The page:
Foucault is often characterised, by critics and proponents alike, as having maintained that power relations are so all-pervasive in society that any attempt at liberation can only be illusory, since such attempts are always and necessarily imbued with, and complicit in, the prevailing power relations themselves: in effect, that every possible apparent antidote is already infected with poison. Since the self that “resists” such power relations is a mere construct of the very power relations it supposedly resists, the would-be rebel can never be more than a hand puppet going through the motions of attacking its puppeteer. Whatever looks like Fighting the Power – Foucault is said to have taught – is just one more trick whereby the Power survives and extends its reach.
This pessimistic interpretation might seem to run up rather quickly against some obvious contrary evidence. Foucault often insists that what is harmful is not power per se, but the particular form of power that he calls domination – in effect, a form of power that oppressively constrains the options of those upon whom it operates. Mere power, by contrast, can be relatively harmless, since it allows those upon whom it operates many options for resisting, subverting, or reversing it. Mere power is, to be sure, always dangerous – since it poses the risk of being transformed into domination – but, as Foucault liked to say, “everything is dangerous,” so the proper response to ordinary power is simply vigilance, not hostility. Thus, an optimistic moral: while power relations are necessarily all-pervasive, they need not be bad; and while domination is indeed bad, it need not be all-pervasive.
Moreover, Foucault also explains that domination can never be complete. One cannot exercise power over the dead or the comatose; power necessarily operates upon subjects who retain their capacity for agency. And from this it follows that domination can never become so oppressive as to foreclose all possibilities of resistance; for the exercise of power depends for its success (as La Boétie, Gandhi, and Rand likewise taught in their different ways) on the cooperation of victims who, still being agents, can never be guaranteed to cooperate. It would seem to follow that while, as Foucault tries to show, putative liberatory projects can be, and often have been, mere stratagems to maintain and extend the existing power structure, they need not be so.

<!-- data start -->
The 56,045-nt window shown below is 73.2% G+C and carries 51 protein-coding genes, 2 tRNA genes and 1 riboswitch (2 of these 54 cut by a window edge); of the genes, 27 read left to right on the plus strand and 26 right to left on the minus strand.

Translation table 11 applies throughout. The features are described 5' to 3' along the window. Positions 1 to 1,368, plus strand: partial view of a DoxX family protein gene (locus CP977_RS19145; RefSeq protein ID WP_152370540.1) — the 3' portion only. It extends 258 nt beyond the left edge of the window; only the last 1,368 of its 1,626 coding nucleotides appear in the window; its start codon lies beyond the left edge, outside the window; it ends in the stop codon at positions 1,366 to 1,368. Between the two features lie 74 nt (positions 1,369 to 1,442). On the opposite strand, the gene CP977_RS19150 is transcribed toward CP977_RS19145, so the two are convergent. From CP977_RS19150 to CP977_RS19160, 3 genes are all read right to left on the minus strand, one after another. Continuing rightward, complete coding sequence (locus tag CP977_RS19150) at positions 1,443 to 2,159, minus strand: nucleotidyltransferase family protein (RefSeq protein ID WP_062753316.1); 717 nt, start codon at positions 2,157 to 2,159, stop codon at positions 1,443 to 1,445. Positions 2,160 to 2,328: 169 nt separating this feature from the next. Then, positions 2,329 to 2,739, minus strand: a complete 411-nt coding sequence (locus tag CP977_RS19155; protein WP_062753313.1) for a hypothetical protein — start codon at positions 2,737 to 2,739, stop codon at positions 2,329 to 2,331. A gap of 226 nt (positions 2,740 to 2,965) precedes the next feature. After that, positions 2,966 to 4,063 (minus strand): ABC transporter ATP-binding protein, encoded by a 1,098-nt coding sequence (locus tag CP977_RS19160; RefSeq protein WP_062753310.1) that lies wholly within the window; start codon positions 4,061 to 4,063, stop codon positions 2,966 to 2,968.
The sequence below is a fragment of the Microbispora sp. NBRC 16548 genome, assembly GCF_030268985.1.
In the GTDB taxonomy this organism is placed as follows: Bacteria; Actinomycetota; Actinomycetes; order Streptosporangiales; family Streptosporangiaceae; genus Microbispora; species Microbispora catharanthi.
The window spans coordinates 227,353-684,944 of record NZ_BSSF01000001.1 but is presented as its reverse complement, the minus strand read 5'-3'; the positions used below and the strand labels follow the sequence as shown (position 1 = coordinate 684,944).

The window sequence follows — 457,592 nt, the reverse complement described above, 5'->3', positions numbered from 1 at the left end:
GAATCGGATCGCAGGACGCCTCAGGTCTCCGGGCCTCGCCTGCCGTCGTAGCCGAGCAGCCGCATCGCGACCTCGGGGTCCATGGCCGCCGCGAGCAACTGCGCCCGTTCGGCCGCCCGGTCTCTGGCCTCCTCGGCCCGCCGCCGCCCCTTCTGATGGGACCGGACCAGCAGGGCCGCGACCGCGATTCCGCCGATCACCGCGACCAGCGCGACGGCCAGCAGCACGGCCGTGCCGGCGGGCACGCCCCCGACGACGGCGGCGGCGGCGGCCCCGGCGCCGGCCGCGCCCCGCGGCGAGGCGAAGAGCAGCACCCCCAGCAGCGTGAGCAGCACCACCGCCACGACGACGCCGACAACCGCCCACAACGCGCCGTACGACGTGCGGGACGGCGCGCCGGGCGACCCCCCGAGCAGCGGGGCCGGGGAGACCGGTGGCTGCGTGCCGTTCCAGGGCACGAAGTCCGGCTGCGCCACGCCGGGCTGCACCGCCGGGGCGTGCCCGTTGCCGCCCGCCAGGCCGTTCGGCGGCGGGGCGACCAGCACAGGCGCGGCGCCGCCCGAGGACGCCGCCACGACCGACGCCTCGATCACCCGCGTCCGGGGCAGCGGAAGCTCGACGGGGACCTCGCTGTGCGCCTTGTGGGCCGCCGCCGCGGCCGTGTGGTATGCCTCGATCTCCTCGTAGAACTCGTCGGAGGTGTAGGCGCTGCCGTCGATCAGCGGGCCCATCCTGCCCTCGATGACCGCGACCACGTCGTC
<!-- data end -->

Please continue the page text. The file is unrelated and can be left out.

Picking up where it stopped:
Foucault’s pessimistic interpreters are of course well aware that he said these more optimistic-sounding things. But they maintain that he was inconsistent to do so. As the pessimists see it, the central thrust of Foucault’s overall theorising is that our very identities are so constituted by power relations as to render the distinction between domination and mere power illusory, and likewise to undermine the possibility of any meaningful resistance. On this reading, Foucault’s “real” position, the position that most of what he says supports, is that all apparent resistance to domination is simply another strategy of domination itself – and Foucault’s more optimistic pronouncements to the contrary are simply rosy-eyed afterthoughts that cannot be sustained on the basis of Foucault’s own analysis. Power co-opts, and absolute power co-opts absolutely.
I recently came across (while searching for something else, as is the Way of the Internet) an interesting article by James Johnson, “Communication, Criticism, and the Postmodern Consensus: An Unfashionable Interpretation of Michel Foucault” (Political Theory 25, no. 4 (August 1997), pp. 559-583), which lends some support to those of us who prefer the optimistic reading. Johnson makes a plausible case for the claim that, far from being an unconvincing addendum to a theory constructed on fundamentally pessimistic principles, Foucault’s optimistic moment is woven throughout his canonical presentations of this theory – and in particular that Foucault persistently recognises reciprocal, non-hierarchical, communicative, “contractual” relationships as distinct from (albeit deeply entangled with) power relations and a potential mode of resistance to domination.
If you’re accessing the internet from a university or other institution that subscribes to JSTOR, you can read the article here. Otherwise, you’re … powerless.